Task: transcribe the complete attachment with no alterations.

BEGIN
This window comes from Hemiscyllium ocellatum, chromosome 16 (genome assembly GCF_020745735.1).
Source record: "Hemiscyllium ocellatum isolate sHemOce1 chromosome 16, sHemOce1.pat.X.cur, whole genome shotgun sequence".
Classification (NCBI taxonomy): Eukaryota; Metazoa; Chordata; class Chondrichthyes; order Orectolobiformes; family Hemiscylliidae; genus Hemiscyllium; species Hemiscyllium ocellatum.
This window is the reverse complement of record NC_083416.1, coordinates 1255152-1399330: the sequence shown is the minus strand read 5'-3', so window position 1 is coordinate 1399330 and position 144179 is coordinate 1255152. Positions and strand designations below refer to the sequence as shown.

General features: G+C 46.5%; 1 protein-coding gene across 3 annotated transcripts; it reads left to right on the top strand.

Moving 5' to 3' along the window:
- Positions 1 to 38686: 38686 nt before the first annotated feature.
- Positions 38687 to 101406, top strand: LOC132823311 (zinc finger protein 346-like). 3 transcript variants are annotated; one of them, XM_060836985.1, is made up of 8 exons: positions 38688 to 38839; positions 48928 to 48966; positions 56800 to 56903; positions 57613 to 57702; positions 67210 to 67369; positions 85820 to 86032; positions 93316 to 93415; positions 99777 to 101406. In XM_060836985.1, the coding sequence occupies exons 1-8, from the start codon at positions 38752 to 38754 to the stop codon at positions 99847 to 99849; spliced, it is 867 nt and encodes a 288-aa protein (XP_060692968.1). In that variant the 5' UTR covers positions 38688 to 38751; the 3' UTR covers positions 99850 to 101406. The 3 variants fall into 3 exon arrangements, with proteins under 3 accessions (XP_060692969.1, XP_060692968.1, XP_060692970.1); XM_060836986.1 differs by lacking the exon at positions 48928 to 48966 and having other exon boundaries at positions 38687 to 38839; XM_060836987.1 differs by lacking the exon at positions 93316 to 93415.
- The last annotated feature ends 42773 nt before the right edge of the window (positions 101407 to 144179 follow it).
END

This window comes from Hemiscyllium ocellatum, chromosome 16 (genome assembly GCF_020745735.1).
Source record: "Hemiscyllium ocellatum isolate sHemOce1 chromosome 16, sHemOce1.pat.X.cur, whole genome shotgun sequence".
Classification (NCBI taxonomy): Eukaryota; Metazoa; Chordata; class Chondrichthyes; order Orectolobiformes; family Hemiscylliidae; genus Hemiscyllium; species Hemiscyllium ocellatum.
This window is the reverse complement of record NC_083416.1, coordinates 1255152-1399330: the sequence shown is the minus strand read 5'-3', so window position 1 is coordinate 1399330 and position 144179 is coordinate 1255152. Positions and strand designations below refer to the sequence as shown.

General features: G+C 46.5%; 1 protein-coding gene across 3 annotated transcripts; it reads left to right on the top strand.

Moving 5' to 3' along the window:
- Positions 1 to 38686: 38686 nt before the first annotated feature.
- Positions 38687 to 101406, top strand: LOC132823311 (zinc finger protein 346-like). 3 transcript variants are annotated; one of them, XM_060836985.1, is made up of 8 exons: positions 38688 to 38839; positions 48928 to 48966; positions 56800 to 56903; positions 57613 to 57702; positions 67210 to 67369; positions 85820 to 86032; positions 93316 to 93415; positions 99777 to 101406. In XM_060836985.1, the coding sequence occupies exons 1-8, from the start codon at positions 38752 to 38754 to the stop codon at positions 99847 to 99849; spliced, it is 867 nt and encodes a 288-aa protein (XP_060692968.1). In that variant the 5' UTR covers positions 38688 to 38751; the 3' UTR covers positions 99850 to 101406. The 3 variants fall into 3 exon arrangements, with proteins under 3 accessions (XP_060692969.1, XP_060692968.1, XP_060692970.1); XM_060836986.1 differs by lacking the exon at positions 48928 to 48966 and having other exon boundaries at positions 38687 to 38839; XM_060836987.1 differs by lacking the exon at positions 93316 to 93415.
- The last annotated feature ends 42773 nt before the right edge of the window (positions 101407 to 144179 follow it).